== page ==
The supply of residential units in Dubai continued to increase over the quarter, according to JLL’s Q3 2017 Dubai Real Estate Market Overview report.
Currently, more than 480 real estate units in the residential segment, with up to 80,000 units which can be delivered before the end of 2019, JLL data has revealed. A number of developers launched mew mega residential projects at Cityscape Global in Dubai during September 2017 with large-scale developers such as Nakheel and Deyaar announcing projects worth AED 3.2 billion and AED 1.0 billion respectively.
“This renewed sentiment does, however, raise the prospect of a potential oversupply on the back of sales achieved through more attractive payment terms,” said Craig Plumb, Head of Research, MENA, JLL.
Sector summary highlights – Dubai
Accessibility will remain key differentiator in the office sector. The experience of other global cities (eg: New York, London and Singapore) emphasises that accessibility to the transport network is a key factor in determining the attraction of different submarkets. The same applies to Dubai market, with the preferred office locations benefiting from access to the metro network. Connectivity is a key factor in the emergence of new commercial districts and will dictate the timing with which Dubai South will mature from its present focus as a middle-income residential market to a new commercial district, as envisaged in the newly announced plans for District 2020. Al Maktoum airport will further enhance the future attraction of District 2020 to office occupiers. Road and metro links to support this precinct are currently underway and continue expansion.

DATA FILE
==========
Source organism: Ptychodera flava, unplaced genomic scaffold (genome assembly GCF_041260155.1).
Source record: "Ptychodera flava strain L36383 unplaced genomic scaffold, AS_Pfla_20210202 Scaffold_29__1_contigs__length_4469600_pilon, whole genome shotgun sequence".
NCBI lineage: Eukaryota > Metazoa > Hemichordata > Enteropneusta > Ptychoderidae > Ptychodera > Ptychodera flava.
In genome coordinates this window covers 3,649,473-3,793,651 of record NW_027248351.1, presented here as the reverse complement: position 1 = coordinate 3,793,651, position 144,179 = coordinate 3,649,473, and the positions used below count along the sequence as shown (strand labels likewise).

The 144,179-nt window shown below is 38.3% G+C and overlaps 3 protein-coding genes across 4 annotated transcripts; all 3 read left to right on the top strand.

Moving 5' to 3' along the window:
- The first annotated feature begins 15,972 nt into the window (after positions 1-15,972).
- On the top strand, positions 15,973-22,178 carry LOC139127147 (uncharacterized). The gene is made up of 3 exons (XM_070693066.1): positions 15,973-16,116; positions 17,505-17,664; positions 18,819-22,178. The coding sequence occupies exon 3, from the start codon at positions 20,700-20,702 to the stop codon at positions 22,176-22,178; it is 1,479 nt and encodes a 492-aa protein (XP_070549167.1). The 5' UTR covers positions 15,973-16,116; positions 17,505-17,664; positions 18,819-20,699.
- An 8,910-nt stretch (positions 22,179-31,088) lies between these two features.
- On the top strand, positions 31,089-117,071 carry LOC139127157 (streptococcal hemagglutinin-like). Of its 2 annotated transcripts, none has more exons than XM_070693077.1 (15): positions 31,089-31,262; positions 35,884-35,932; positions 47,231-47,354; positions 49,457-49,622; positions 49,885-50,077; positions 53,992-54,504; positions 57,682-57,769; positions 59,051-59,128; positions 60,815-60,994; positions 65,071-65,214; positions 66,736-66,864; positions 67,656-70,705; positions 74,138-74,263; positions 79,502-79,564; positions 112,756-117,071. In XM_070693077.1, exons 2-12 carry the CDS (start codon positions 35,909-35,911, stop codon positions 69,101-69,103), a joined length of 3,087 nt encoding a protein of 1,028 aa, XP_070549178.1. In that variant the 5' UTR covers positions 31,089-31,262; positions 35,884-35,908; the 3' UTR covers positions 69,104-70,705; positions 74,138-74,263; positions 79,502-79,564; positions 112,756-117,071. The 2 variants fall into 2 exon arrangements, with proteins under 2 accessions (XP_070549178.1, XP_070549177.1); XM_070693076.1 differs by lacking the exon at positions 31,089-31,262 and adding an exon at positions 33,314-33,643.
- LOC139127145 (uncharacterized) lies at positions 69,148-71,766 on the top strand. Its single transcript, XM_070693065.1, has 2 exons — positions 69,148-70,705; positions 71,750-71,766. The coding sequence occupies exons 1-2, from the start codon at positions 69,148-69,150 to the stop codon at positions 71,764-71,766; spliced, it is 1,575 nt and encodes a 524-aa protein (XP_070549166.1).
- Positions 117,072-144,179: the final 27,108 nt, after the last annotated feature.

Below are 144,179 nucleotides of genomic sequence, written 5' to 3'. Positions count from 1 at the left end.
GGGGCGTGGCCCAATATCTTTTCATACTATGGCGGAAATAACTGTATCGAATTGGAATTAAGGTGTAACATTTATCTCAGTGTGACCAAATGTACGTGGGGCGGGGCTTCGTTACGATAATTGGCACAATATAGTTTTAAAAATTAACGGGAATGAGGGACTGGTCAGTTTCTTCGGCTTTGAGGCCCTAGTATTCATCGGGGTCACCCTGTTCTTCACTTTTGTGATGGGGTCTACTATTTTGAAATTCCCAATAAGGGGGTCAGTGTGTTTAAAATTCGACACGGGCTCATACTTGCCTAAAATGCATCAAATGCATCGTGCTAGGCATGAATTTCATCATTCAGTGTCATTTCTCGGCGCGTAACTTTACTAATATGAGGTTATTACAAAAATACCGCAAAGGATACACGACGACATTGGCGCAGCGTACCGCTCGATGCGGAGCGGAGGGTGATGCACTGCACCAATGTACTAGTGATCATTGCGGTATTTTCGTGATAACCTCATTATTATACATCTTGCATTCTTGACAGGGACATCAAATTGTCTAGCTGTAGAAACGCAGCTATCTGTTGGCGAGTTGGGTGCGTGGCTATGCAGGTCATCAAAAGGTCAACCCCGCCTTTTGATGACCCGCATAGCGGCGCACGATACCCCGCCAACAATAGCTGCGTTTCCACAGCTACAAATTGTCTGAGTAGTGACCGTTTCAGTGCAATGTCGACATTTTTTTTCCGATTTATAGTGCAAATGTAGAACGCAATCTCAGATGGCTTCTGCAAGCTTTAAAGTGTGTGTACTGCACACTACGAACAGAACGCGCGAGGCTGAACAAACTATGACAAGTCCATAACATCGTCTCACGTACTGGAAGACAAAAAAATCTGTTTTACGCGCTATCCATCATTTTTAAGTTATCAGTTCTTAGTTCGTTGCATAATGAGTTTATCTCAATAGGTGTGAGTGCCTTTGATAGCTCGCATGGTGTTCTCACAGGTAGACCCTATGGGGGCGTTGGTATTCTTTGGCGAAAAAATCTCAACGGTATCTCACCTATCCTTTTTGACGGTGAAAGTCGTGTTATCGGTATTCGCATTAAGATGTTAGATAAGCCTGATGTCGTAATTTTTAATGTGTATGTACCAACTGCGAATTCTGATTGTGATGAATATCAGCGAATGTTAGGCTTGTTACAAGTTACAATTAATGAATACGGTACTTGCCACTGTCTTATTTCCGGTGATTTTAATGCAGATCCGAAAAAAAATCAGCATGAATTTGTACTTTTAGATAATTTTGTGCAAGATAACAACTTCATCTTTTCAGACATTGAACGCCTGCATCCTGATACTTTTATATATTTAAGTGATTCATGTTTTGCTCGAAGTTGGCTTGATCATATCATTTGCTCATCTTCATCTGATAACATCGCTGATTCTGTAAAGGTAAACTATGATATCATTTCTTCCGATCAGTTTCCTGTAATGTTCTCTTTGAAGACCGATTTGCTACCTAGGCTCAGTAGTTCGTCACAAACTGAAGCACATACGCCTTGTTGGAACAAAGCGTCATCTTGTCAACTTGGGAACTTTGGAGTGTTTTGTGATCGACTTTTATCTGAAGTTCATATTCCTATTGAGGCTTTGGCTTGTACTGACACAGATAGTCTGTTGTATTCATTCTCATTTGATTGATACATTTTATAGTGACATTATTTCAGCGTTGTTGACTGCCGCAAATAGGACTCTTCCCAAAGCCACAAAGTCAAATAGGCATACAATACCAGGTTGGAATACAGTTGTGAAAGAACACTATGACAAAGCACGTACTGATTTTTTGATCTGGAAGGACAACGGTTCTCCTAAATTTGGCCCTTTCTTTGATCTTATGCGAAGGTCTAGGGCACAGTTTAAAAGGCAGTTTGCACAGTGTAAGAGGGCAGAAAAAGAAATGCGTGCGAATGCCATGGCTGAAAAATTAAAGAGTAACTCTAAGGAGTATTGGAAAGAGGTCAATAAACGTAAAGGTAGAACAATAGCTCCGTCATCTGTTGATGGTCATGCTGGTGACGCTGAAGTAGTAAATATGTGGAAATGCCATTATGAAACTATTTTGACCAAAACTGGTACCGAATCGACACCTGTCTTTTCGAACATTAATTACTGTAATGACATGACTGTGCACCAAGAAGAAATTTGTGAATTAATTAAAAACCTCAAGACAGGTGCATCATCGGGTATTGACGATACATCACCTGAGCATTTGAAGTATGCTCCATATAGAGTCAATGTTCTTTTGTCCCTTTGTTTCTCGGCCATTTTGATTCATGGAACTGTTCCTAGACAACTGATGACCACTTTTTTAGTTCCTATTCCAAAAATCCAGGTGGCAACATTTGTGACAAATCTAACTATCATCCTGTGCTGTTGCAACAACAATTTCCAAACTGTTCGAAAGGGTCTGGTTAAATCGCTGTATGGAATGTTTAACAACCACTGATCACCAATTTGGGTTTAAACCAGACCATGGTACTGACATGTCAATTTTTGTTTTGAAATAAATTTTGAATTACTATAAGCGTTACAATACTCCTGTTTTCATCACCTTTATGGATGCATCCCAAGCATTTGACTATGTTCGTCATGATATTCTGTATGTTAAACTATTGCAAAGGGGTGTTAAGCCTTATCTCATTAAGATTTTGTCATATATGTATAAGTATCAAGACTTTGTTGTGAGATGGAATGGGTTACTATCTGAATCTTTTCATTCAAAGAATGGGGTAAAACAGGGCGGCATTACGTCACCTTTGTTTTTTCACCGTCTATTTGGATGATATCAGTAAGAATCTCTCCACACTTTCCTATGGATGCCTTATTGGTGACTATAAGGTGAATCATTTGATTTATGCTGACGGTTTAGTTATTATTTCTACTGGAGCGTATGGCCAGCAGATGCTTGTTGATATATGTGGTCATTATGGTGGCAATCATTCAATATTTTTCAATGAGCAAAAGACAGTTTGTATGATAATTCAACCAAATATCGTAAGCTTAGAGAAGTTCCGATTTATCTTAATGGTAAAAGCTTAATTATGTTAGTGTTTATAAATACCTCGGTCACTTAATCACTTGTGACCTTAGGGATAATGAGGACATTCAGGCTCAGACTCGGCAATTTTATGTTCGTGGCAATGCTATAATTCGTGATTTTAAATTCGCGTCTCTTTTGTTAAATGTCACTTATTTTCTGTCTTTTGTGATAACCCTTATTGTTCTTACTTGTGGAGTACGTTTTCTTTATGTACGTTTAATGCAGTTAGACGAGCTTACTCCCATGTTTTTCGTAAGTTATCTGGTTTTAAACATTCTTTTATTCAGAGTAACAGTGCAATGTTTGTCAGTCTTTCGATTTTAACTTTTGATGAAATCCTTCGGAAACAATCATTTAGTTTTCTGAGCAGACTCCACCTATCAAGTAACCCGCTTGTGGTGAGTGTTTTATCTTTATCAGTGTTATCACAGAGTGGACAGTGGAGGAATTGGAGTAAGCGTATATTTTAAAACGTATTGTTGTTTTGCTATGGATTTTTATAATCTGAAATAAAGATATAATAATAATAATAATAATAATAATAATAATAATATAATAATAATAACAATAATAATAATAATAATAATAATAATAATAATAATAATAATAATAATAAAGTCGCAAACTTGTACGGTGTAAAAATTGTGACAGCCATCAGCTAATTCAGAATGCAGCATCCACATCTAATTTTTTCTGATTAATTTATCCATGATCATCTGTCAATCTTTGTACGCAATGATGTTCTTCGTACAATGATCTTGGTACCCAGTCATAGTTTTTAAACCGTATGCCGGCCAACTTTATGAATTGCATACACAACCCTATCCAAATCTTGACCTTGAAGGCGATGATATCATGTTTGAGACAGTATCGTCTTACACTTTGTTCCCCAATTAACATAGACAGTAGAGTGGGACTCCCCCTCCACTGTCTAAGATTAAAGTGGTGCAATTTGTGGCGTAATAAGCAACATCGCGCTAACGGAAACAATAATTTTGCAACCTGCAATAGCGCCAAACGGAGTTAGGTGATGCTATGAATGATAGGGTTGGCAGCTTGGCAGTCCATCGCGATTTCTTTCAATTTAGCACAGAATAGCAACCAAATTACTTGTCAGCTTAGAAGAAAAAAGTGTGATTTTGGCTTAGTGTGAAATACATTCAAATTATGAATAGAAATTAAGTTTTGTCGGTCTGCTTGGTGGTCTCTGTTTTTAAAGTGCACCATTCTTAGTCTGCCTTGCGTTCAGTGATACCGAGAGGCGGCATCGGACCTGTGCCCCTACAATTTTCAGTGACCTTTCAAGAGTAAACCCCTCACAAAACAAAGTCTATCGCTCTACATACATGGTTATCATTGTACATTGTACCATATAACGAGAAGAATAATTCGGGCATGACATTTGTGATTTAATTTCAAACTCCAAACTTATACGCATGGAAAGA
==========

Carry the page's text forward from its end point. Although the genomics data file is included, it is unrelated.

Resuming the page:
The third quarter saw the delivery of approximately 35 thousand sq m of office GLA across Dubai, with the largest completion being The Offices 3 tower in DTCD. JLL believes there is some risk with the materialisation of certain projects owing to volatile global markets and geopolitical conditions, which may result in corporates delaying or scaling back future growth plans. Another trend noticed recently is the increase in sublease space in Dubai, with tenants seeking to sublease surplus space resulting from previous more ambitious expansion plans.
Office rents have softened across Grade A quality buildings. Favourable renewal terms is to be present to retain tenants throughout the CBD. Increase in competition from the next generation of ‘best in class’ projects such as ICD Brookfield Place, which is attracting a lot of attention. We believe these soft market conditions will continue into Q4, as landlords compete for fewer requirements, particularly when coupled with the considerable new supply that is coming on line in projects such as One Central. Office vacancies within the CBD have remained largely stable over the past quarter at around 8%.
In Cityscape for the first time in ten years allow Direct sales of UAE properties and this will peak the interest of potential buyers by allowing them to compare between the various launch offers across a variety of properties.